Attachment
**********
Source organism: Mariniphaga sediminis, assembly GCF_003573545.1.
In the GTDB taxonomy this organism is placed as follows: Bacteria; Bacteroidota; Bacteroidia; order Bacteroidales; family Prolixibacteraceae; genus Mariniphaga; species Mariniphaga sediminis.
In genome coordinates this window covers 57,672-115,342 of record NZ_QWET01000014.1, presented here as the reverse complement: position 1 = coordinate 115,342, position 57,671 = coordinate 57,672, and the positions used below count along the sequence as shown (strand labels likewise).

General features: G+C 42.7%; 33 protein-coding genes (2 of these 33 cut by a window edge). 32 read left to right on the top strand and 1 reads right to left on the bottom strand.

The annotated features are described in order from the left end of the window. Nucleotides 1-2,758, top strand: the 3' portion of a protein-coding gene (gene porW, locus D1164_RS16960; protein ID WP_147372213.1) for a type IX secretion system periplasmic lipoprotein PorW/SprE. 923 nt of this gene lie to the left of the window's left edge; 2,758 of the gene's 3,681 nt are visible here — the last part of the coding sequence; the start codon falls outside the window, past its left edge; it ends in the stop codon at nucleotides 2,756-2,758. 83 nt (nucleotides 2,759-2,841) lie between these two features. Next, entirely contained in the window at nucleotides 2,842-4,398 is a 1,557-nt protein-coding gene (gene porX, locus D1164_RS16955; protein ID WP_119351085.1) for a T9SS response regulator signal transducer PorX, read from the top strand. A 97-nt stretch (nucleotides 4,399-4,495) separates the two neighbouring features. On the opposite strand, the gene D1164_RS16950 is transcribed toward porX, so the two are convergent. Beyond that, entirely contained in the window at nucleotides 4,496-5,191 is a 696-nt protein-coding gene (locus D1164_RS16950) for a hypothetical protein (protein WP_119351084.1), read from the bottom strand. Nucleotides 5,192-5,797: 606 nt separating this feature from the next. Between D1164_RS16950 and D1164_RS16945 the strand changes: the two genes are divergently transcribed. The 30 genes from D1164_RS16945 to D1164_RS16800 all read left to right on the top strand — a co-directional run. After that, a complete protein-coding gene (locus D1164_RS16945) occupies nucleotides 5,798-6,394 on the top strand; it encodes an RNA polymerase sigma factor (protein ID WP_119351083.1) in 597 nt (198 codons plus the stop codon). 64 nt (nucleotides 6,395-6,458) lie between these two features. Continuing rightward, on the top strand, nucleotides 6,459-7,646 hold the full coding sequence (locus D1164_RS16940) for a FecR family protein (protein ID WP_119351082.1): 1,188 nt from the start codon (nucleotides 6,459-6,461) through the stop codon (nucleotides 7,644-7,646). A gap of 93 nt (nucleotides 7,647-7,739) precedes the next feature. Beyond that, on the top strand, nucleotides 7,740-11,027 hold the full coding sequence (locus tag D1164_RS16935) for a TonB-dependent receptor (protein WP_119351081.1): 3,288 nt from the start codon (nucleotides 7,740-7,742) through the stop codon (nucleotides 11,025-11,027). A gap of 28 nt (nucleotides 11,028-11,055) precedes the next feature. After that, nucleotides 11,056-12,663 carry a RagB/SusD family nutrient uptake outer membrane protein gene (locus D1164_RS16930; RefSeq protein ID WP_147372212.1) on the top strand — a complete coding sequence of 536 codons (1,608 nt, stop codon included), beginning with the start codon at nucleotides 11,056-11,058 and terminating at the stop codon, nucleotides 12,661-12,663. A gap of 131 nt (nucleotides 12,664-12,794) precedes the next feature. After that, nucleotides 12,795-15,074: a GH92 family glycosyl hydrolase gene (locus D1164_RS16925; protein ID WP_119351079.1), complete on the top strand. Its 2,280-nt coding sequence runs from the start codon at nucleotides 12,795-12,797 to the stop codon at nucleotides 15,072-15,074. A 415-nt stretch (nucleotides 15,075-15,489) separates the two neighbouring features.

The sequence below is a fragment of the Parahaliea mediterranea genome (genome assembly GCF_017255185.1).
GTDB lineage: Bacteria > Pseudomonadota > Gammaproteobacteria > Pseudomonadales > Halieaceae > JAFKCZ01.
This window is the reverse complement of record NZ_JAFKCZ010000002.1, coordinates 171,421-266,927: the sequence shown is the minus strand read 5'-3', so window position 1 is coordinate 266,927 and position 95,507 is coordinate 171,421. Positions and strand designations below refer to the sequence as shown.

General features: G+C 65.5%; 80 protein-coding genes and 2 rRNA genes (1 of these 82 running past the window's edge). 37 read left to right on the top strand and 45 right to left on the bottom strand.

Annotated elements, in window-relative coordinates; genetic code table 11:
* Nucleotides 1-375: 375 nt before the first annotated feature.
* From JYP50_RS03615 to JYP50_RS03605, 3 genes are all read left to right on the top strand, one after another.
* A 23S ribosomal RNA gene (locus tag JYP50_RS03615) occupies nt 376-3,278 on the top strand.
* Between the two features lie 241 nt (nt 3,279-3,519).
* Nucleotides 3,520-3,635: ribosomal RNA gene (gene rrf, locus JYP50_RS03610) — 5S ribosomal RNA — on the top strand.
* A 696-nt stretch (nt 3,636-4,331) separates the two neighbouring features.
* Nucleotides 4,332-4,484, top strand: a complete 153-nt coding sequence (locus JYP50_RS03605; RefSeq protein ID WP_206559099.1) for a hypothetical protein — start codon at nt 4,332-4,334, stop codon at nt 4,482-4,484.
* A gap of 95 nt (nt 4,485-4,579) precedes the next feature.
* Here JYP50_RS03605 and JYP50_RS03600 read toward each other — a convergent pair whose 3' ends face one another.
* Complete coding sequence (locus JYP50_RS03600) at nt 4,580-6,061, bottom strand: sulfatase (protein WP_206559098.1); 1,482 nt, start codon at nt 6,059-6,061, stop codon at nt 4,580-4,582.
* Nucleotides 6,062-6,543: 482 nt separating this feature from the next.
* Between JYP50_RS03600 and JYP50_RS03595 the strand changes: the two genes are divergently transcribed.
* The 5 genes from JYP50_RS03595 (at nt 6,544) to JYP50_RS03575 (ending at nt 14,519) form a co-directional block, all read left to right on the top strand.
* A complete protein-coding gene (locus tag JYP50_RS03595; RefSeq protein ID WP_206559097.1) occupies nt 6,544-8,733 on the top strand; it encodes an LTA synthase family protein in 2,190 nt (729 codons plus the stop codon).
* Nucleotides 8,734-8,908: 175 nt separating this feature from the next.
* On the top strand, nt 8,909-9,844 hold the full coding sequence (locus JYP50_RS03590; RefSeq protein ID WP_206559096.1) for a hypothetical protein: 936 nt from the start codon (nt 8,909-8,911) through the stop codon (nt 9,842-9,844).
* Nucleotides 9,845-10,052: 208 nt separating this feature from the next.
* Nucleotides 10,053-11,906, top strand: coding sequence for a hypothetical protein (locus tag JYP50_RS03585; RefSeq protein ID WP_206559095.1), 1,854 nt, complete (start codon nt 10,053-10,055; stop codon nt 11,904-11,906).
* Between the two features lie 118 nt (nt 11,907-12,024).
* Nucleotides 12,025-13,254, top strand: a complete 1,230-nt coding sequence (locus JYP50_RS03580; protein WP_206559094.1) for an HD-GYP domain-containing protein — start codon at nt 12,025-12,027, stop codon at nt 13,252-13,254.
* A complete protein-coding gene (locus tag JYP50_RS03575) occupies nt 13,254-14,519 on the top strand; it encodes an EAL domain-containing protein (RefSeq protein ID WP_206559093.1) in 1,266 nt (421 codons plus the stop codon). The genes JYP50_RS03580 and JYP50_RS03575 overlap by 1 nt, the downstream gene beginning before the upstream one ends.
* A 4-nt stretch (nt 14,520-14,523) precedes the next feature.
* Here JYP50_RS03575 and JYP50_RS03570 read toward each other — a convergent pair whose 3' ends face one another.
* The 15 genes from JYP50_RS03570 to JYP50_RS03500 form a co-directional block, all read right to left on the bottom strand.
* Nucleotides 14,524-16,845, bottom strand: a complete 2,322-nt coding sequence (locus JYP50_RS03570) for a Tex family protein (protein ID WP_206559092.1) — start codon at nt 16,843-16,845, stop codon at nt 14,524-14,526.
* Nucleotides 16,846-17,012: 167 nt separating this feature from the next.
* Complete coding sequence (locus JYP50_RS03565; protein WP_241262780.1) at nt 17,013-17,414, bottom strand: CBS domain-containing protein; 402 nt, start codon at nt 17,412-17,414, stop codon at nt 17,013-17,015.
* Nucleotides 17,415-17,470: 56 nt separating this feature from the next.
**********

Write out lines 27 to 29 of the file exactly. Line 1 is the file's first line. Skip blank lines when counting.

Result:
* Nucleotides 9,845-10,052: 208 nt separating this feature from the next.
* Nucleotides 10,053-11,906, top strand: coding sequence for a hypothetical protein (locus tag JYP50_RS03585; RefSeq protein ID WP_206559095.1), 1,854 nt, complete (start codon nt 10,053-10,055; stop codon nt 11,904-11,906).
* Between the two features lie 118 nt (nt 11,907-12,024).